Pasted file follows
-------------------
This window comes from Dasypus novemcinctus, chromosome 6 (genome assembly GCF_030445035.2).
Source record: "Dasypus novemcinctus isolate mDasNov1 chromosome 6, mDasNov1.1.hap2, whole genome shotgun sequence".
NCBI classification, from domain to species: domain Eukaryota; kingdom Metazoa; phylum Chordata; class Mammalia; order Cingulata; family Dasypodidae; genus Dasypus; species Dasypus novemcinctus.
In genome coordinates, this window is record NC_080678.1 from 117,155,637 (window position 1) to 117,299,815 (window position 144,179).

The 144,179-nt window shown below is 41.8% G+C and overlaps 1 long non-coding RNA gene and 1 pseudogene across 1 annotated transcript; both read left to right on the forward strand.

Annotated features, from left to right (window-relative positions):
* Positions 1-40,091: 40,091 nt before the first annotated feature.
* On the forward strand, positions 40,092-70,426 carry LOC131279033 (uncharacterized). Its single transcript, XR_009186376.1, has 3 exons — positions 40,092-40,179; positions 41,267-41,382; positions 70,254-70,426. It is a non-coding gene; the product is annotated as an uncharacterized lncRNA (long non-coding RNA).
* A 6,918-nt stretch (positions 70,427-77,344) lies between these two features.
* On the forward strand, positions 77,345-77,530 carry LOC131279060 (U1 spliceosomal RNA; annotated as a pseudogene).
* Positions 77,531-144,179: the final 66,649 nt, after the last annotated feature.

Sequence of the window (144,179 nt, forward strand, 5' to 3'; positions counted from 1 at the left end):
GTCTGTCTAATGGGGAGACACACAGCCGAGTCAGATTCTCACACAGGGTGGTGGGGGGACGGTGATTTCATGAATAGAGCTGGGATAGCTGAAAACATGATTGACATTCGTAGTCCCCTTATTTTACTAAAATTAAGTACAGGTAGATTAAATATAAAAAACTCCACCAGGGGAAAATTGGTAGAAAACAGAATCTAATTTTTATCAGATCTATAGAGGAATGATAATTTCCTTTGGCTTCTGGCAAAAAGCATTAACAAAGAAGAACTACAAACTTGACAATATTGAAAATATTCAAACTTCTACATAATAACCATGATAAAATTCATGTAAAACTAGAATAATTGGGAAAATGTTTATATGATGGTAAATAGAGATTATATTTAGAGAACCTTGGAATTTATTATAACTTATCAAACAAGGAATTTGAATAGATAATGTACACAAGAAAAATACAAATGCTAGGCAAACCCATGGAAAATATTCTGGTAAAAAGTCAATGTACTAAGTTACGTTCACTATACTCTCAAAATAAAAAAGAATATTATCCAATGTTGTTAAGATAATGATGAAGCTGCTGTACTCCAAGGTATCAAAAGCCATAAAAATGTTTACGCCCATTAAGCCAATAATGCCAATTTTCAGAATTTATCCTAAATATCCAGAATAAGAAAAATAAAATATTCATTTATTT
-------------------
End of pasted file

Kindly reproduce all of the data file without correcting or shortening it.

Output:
This window comes from Dasypus novemcinctus, chromosome 6 (genome assembly GCF_030445035.2).
Source record: "Dasypus novemcinctus isolate mDasNov1 chromosome 6, mDasNov1.1.hap2, whole genome shotgun sequence".
NCBI classification, from domain to species: domain Eukaryota; kingdom Metazoa; phylum Chordata; class Mammalia; order Cingulata; family Dasypodidae; genus Dasypus; species Dasypus novemcinctus.
In genome coordinates, this window is record NC_080678.1 from 117,155,637 (window position 1) to 117,299,815 (window position 144,179).

The 144,179-nt window shown below is 41.8% G+C and overlaps 1 long non-coding RNA gene and 1 pseudogene across 1 annotated transcript; both read left to right on the forward strand.

Annotated features, from left to right (window-relative positions):
* Positions 1-40,091: 40,091 nt before the first annotated feature.
* On the forward strand, positions 40,092-70,426 carry LOC131279033 (uncharacterized). Its single transcript, XR_009186376.1, has 3 exons — positions 40,092-40,179; positions 41,267-41,382; positions 70,254-70,426. It is a non-coding gene; the product is annotated as an uncharacterized lncRNA (long non-coding RNA).
* A 6,918-nt stretch (positions 70,427-77,344) lies between these two features.
* On the forward strand, positions 77,345-77,530 carry LOC131279060 (U1 spliceosomal RNA; annotated as a pseudogene).
* Positions 77,531-144,179: the final 66,649 nt, after the last annotated feature.

Sequence of the window (144,179 nt, forward strand, 5' to 3'; positions counted from 1 at the left end):
GTCTGTCTAATGGGGAGACACACAGCCGAGTCAGATTCTCACACAGGGTGGTGGGGGGACGGTGATTTCATGAATAGAGCTGGGATAGCTGAAAACATGATTGACATTCGTAGTCCCCTTATTTTACTAAAATTAAGTACAGGTAGATTAAATATAAAAAACTCCACCAGGGGAAAATTGGTAGAAAACAGAATCTAATTTTTATCAGATCTATAGAGGAATGATAATTTCCTTTGGCTTCTGGCAAAAAGCATTAACAAAGAAGAACTACAAACTTGACAATATTGAAAATATTCAAACTTCTACATAATAACCATGATAAAATTCATGTAAAACTAGAATAATTGGGAAAATGTTTATATGATGGTAAATAGAGATTATATTTAGAGAACCTTGGAATTTATTATAACTTATCAAACAAGGAATTTGAATAGATAATGTACACAAGAAAAATACAAATGCTAGGCAAACCCATGGAAAATATTCTGGTAAAAAGTCAATGTACTAAGTTACGTTCACTATACTCTCAAAATAAAAAAGAATATTATCCAATGTTGTTAAGATAATGATGAAGCTGCTGTACTCCAAGGTATCAAAAGCCATAAAAATGTTTACGCCCATTAAGCCAATAATGCCAATTTTCAGAATTTATCCTAAATATCCAGAATAAGAAAAATAAAATATTCATTTATTT